Mint Primer: How teams qualify for the football world cup
The 2018 FIFA World Cup will kick off today with Russia taking on Saudi Arabia at the Luzhniki Stadium in Moscow. 32 teams will battle it out over a month for football’s biggest prize
The 2018 FIFA World Cup will kick off today with Russia taking on Saudi Arabia at the Luzhniki Stadium in Moscow. 32 teams will battle it out over a month for football’s biggest prize. Mint takes a look at how they qualify for the tournament.
1. How does the process begin?
Football governing body Fifa has six affiliated continental confederations: Asia (AFC); Africa (CAF); North, Central America and the Caribbean (Concacaf); Oceania (OFC); South America (Conmebol); and Europe (UEFA). 211 countries belong to these confederations. Apart from the host country, all other teams must qualify for a spot in the World Cup. For most confederations, the process has a tiered structure. Lowest-ranked teams hit the pitch first for the qualifiers, almost three years before the World Cup is scheduled.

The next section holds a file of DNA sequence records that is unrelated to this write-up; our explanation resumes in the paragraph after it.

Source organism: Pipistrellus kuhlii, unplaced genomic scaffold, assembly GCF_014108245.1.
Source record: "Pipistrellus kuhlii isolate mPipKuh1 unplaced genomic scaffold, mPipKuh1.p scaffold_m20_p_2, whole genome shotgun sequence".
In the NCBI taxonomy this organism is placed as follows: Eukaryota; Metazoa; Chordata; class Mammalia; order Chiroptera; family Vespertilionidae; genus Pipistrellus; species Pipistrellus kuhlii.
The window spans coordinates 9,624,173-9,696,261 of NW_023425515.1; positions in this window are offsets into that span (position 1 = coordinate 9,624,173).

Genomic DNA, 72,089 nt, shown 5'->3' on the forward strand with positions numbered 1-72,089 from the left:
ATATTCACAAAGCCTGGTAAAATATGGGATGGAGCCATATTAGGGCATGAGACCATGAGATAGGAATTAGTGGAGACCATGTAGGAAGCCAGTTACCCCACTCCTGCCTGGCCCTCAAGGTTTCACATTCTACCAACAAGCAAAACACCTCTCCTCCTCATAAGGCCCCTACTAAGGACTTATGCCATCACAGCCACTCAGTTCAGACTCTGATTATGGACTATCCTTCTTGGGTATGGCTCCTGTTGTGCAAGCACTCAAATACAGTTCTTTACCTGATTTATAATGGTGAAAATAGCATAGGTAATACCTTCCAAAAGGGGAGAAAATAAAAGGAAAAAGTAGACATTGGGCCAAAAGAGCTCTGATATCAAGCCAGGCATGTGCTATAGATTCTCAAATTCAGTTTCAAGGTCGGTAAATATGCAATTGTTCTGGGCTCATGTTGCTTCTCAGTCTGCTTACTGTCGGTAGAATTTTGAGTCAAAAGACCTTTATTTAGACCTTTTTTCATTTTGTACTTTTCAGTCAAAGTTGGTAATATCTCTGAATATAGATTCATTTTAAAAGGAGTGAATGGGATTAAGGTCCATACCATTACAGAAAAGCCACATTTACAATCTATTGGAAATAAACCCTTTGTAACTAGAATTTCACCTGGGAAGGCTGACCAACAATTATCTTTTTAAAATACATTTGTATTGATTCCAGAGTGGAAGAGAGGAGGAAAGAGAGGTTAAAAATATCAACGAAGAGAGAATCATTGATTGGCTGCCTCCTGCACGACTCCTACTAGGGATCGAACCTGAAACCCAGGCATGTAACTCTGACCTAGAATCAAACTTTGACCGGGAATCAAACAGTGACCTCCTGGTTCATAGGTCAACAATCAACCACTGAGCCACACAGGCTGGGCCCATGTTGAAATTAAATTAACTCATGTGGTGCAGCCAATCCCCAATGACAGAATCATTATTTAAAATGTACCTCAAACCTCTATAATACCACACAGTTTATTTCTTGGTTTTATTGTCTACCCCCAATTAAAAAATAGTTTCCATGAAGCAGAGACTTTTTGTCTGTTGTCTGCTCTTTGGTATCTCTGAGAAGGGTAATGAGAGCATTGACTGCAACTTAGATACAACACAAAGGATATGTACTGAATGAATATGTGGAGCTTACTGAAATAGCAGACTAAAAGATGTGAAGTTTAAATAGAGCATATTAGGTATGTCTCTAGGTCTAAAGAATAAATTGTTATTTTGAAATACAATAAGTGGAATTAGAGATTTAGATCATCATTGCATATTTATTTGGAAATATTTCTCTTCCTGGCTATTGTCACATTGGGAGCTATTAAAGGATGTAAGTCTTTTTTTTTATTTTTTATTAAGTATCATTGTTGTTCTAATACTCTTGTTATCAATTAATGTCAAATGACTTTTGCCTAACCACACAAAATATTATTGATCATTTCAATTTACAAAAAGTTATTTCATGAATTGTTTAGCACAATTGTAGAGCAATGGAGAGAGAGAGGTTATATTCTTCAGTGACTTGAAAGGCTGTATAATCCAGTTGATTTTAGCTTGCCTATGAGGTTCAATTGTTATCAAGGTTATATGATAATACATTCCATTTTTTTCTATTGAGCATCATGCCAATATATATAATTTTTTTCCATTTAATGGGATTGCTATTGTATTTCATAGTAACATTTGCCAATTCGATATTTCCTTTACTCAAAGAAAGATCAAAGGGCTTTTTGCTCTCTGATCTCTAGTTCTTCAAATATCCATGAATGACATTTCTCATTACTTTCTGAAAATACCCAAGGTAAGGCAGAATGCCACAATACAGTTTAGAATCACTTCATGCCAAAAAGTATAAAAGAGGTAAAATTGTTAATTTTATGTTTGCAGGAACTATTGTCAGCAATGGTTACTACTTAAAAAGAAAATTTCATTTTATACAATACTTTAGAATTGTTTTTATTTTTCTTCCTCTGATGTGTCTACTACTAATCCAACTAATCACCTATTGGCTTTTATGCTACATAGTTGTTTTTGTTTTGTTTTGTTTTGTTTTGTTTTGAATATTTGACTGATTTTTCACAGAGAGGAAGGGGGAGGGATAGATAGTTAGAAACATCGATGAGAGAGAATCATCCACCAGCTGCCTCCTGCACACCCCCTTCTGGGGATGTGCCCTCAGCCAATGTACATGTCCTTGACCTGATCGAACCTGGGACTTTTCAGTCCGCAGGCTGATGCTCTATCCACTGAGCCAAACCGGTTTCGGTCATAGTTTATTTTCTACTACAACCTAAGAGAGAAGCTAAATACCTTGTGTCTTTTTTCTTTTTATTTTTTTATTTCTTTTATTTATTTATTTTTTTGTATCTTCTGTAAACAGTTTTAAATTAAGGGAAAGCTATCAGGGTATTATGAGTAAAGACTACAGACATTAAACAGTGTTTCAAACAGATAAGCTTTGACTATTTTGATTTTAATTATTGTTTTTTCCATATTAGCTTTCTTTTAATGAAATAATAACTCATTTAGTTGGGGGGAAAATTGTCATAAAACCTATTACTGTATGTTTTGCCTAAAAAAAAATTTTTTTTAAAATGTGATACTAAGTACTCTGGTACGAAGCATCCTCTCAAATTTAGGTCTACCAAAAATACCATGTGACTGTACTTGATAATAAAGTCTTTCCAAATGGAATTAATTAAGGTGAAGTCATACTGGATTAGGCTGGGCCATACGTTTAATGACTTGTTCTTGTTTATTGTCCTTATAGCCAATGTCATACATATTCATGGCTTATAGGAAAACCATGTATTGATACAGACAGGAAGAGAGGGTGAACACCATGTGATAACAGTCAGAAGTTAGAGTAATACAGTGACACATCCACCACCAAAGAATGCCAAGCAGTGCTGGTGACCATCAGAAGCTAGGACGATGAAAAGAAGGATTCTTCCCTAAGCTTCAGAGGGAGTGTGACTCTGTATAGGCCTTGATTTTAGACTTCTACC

2. So when do big teams start their campaign?
It depends on the qualification structure of each confederation. South America, for example, does not have a tiered structure. So, the 10 Conmebol members, including Argentina and Brazil, play one home and one away match against every other team. The top four teams in the points table at the end of the qualifying rounds make it to the World Cup. Asia, which has 47 teams, has a three-tier system to ensure that the minnows are not thrown directly up against the big boys.
3. How many teams qualify?
32 countries are competing for the ultimate footballing glory in Russia. Europe has 14 teams; Asia, Africa and South America have five teams each; three teams will represent Concacaf.
How are the teams put into groups?
Teams are divided into four pots of eight teams each. The top-ranked sides go in pot 1, and so on. The eight groups, of four teams each, are then populated by randomly drawn teams. Each group should ideally get one team from each pot. Geographical clashes are avoided (for example, two Asian teams cannot be in the same group). But since this is not possible for Europe, each group can have a maximum of two European teams.
What happened to the Indian team?
India—one of the lowest-ranked teams in the world in January 2015 when the qualification process began—started their campaign in the first round of the Asian confederation. They beat Nepal 2-0 over two legs in the first stage. However, in their five-team second round group comprising Iran, Oman, Turkmenistan and Guam, India lost seven of their eight matches to finish at the bottom and crashed out.
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